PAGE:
The phosphorus “tax” imposed by tropical soils is a barrier to increasing global food production
Agricultural intensification is one way to increase food production and meet global demand in coming decades. While this strategy has the potential to spare landscapes from conversion to agriculture and thus provide environmental benefits, it often relies on large inputs of materials (e.g., fertilizers, fuel, and other chemicals). We quantified one such material cost, the amount of phosphorus (P) fertilizer required to intensify agriculture on the 8-12% of global croplands overlying P-fixing soils in 2005, as well as for scenarios of potential cropland extent in 2050. P-fixing soils are common in the tropics, and can bind added P, rendering it less available to crops. Our assessment is based on a multi-scale analysis of Brazil, where low yielding agriculture has been replaced by high P input intensive production. Cropland P input-output budgets were developed at the national scale (1961-2012) and for all Brazilian states (2005-2010). We surveyed 47 owners or renters of soybean farms in Mato Grosso to learn how/if farm age influences fertilizer inputs or yields on the region’s P-fixing soils. Estimates of the global P “tax” imposed by soils in crop production were determined using two different classifications of P-fixing soils in the literature and observations from Brazil.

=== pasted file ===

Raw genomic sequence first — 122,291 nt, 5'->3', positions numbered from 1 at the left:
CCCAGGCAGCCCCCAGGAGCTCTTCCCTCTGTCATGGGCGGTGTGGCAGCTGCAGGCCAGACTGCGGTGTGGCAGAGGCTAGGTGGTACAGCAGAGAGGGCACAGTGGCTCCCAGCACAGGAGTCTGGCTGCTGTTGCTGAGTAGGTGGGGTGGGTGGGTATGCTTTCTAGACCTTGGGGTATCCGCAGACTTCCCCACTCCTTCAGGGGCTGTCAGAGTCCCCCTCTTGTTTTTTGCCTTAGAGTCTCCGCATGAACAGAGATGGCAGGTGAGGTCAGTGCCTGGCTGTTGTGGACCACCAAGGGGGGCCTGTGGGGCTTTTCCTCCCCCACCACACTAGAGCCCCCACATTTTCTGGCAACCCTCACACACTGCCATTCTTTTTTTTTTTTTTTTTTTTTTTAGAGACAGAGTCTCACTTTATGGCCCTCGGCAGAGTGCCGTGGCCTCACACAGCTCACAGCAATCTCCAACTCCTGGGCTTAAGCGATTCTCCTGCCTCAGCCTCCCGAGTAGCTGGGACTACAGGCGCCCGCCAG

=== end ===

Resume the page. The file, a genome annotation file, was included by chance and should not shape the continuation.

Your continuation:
The boom in value of Brazil’s agriculture has been tied to increasing P fertilizer inputs (R2=0.89, P<0.001), and a substantial portion of added P is retained by the soil post-harvest. P input-output budgets for the 11 Brazilian states hosting substantial intensive agriculture show P surpluses of 5-18 kg P ha-1 yr-1. These surpluses were correlated to the percent of cropland overlying P-fixing soils (R2=0.84, P<0.001). In Mato Grosso, soybean producers added 40±7 kg P ha-1 yr-1, and harvested 20±2 kg P ha-1 yr-1 in soybeans, yielding an average P output:input ratio of 0.5. This ratio was independent of farm age (7-38 years, R2=0.003). Thus even after almost 40 years of fertilization, producers either cannot, or choose not to, reduce P inputs. Globally, intensification of all cropland with P-fixing soils in 2005 would require 1-4 Tg P yr-1 to overcome P fixation, which is 7-21% of global P consumption that year. This number is in addition to a similar amount that would be added to fields and harvested in crops. This sink in the global P cycle could double by 2050 to 2-7 Tg P yr-1 as intensification spreads across other P-fixing tropical soils.